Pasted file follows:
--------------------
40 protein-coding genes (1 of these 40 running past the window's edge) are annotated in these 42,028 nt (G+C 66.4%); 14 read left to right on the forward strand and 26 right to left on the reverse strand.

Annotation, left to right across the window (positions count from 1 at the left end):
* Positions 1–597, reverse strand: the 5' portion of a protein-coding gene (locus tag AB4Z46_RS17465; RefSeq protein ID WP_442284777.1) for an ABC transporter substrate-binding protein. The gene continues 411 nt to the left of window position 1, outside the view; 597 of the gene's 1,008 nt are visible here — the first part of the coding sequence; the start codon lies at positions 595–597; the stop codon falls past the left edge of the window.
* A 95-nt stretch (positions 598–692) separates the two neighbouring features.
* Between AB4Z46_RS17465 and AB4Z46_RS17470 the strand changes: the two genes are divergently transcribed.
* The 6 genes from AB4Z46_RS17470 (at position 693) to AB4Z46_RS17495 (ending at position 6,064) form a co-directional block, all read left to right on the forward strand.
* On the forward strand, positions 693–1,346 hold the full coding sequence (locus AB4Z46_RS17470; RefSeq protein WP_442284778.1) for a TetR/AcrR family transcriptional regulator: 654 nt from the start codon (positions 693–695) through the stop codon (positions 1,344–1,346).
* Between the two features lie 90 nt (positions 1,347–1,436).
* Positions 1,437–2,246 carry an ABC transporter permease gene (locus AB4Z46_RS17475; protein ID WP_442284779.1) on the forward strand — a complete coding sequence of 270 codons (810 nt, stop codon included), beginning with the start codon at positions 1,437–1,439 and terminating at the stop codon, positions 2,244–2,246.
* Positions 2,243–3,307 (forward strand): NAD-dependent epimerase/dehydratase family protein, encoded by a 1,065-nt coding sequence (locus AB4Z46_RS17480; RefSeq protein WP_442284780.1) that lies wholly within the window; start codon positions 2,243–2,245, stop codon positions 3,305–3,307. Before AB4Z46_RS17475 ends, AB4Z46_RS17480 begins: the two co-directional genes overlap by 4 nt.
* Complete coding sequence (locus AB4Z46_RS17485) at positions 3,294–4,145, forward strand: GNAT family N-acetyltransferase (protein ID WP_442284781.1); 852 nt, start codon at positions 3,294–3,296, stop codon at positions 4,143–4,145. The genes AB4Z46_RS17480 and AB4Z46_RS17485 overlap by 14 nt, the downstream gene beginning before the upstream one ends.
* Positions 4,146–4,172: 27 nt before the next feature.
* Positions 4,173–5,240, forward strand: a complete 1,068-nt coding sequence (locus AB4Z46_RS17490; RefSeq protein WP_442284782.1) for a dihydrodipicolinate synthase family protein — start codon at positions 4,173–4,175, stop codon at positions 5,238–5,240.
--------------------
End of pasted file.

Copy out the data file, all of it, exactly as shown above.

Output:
40 protein-coding genes (1 of these 40 running past the window's edge) are annotated in these 42,028 nt (G+C 66.4%); 14 read left to right on the forward strand and 26 right to left on the reverse strand.

Annotation, left to right across the window (positions count from 1 at the left end):
* Positions 1–597, reverse strand: the 5' portion of a protein-coding gene (locus tag AB4Z46_RS17465; RefSeq protein ID WP_442284777.1) for an ABC transporter substrate-binding protein. The gene continues 411 nt to the left of window position 1, outside the view; 597 of the gene's 1,008 nt are visible here — the first part of the coding sequence; the start codon lies at positions 595–597; the stop codon falls past the left edge of the window.
* A 95-nt stretch (positions 598–692) separates the two neighbouring features.
* Between AB4Z46_RS17465 and AB4Z46_RS17470 the strand changes: the two genes are divergently transcribed.
* The 6 genes from AB4Z46_RS17470 (at position 693) to AB4Z46_RS17495 (ending at position 6,064) form a co-directional block, all read left to right on the forward strand.
* On the forward strand, positions 693–1,346 hold the full coding sequence (locus AB4Z46_RS17470; RefSeq protein WP_442284778.1) for a TetR/AcrR family transcriptional regulator: 654 nt from the start codon (positions 693–695) through the stop codon (positions 1,344–1,346).
* Between the two features lie 90 nt (positions 1,347–1,436).
* Positions 1,437–2,246 carry an ABC transporter permease gene (locus AB4Z46_RS17475; protein ID WP_442284779.1) on the forward strand — a complete coding sequence of 270 codons (810 nt, stop codon included), beginning with the start codon at positions 1,437–1,439 and terminating at the stop codon, positions 2,244–2,246.
* Positions 2,243–3,307 (forward strand): NAD-dependent epimerase/dehydratase family protein, encoded by a 1,065-nt coding sequence (locus AB4Z46_RS17480; RefSeq protein WP_442284780.1) that lies wholly within the window; start codon positions 2,243–2,245, stop codon positions 3,305–3,307. Before AB4Z46_RS17475 ends, AB4Z46_RS17480 begins: the two co-directional genes overlap by 4 nt.
* Complete coding sequence (locus AB4Z46_RS17485) at positions 3,294–4,145, forward strand: GNAT family N-acetyltransferase (protein ID WP_442284781.1); 852 nt, start codon at positions 3,294–3,296, stop codon at positions 4,143–4,145. The genes AB4Z46_RS17480 and AB4Z46_RS17485 overlap by 14 nt, the downstream gene beginning before the upstream one ends.
* Positions 4,146–4,172: 27 nt before the next feature.
* Positions 4,173–5,240, forward strand: a complete 1,068-nt coding sequence (locus AB4Z46_RS17490; RefSeq protein WP_442284782.1) for a dihydrodipicolinate synthase family protein — start codon at positions 4,173–4,175, stop codon at positions 5,238–5,240.